Appointing judges who favour restraint is merely restoring balance to a judiciary dominated by activists.

When Stephen Harper’s Conservatives took office, there was more public dissatisfaction with judicial activism than various legal and societal elites were often aware of. Despite occasional calls for greater transparency, these elites were relatively happy with the results of past processes that had led to the appointment of a group of judges with limited ideological diversity. But the broader public had more concerns than they realized.

One of the immediate steps by the Harper government was to attempt to improve procedures on judicial appointments. On lower court appointments, the government adjusted the approaches of Judicial Advisory Committees, so as to reduce the weight given to elite voices and to hear from a broader public.

At the Supreme Court level, one notable step came within months of the government first taking office, when it held a televised parliamentary hearing on its first Supreme Court nominee, Marshall Rothstein, in early 2006. Many in the public were happy to hear that Justice Rothstein would be trying to apply the law rather than to enact his policy preferences through judicial fiat. The government continued reforms to the Supreme Court appointment process in subsequent years through the use of all-party committees and parliamentary hearings on prospective Supreme Court nominees, all while appointing a group of judges who were ready both to show deference and to rule against the government in more cases than some had expected.

The 2013 appointment of Marc Nadon and the 2014 decision by the Supreme Court majority to exclude Nadon from the Court, though, were something of a turning point. Almost immediately from his appointment, Nadon was assailed by political opponents. As I detailed for the blog of the International Journal of Constitutional Law shortly after his nomination (, Nadon’s record might not have contained the sort of judicial activism some law professors wanted, but it was one of careful attention to and application of the law. Nonetheless, through a Supreme Court decision involving some highly innovative interpretation of how Nadon was not just ineligible but clearly ineligible, even though the Chief Justice had sworn him in months before, Nadon’s critics were able to win out and prevent him from sitting on the Court.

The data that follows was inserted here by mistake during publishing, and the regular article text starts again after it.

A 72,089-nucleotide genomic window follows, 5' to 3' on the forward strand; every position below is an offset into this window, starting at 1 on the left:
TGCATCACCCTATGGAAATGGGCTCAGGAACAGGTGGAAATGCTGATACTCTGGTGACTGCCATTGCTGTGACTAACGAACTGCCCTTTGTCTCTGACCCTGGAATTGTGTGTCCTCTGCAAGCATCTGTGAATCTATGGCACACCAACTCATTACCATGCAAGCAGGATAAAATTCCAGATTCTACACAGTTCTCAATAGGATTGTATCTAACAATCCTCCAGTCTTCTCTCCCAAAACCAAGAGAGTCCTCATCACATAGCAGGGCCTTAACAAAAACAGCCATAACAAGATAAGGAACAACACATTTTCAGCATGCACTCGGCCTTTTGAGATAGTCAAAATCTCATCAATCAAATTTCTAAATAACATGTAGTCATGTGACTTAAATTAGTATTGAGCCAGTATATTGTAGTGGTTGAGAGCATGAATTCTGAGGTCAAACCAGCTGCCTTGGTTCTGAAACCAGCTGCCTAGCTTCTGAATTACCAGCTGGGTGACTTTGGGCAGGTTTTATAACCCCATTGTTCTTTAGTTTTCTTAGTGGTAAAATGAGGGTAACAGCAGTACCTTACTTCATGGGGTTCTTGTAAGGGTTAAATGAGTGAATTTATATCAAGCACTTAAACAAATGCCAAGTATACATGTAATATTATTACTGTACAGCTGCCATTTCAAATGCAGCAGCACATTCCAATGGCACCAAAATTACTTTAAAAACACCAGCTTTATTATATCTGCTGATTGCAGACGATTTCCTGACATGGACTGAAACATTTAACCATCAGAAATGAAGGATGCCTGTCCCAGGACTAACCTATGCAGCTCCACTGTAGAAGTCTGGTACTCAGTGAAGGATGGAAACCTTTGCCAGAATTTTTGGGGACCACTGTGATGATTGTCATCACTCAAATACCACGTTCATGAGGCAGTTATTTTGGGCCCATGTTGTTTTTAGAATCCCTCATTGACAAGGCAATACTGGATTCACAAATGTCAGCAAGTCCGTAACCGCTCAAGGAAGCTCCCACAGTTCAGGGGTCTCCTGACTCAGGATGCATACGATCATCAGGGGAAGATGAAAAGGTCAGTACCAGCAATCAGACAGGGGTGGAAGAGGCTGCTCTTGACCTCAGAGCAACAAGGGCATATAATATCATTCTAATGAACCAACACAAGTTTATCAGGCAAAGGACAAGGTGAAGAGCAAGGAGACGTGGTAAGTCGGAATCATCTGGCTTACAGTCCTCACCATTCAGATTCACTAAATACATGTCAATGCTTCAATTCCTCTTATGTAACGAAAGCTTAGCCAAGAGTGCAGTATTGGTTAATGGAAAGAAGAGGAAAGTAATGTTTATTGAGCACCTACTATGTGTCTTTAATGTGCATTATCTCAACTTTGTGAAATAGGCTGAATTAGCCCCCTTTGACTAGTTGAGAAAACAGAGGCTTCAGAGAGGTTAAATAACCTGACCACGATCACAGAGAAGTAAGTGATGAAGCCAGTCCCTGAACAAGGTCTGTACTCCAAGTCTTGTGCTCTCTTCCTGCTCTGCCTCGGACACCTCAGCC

Moreover, along the way, it would seem that opposition members of the all-party committee that had put his name forward also leaked the other names that had been under consideration. The reformed process had been subjected to politicization by those opposing the government’s appointment to the Supreme Court of a less activist judge, and the government would shift its approach.

Recent appointments especially have seen the government deliberately trying to restore balance in the judiciary by putting forward appointees who take more traditional approaches to adjudication rather than seeking to engage in the sort of judicial activism preferred by many elites. Thus, the Harper Conservatives have both reached out across different fields of law and even appointed academics with scholarly track records showing support for more traditional approaches to adjudication. In doing so, they have sought to balance out courts that had included many Liberal appointees. A new Harper mandate would probably see further steps toward such balance.

The Charter of Rights created the inevitable potential of Canadian judges making decisions that impact a broad array of policy questions. The leftist critical legal studies movement and associated movements supported by many law professors have also argued for decades that judging is political, and therefore judicial appointments should be made with a recognition of those political aspects. It is ironic that the same people today complain that the Harper Conservatives have recognized the ideological stakes and are working to appoint strong judges who will take traditional approaches to adjudication.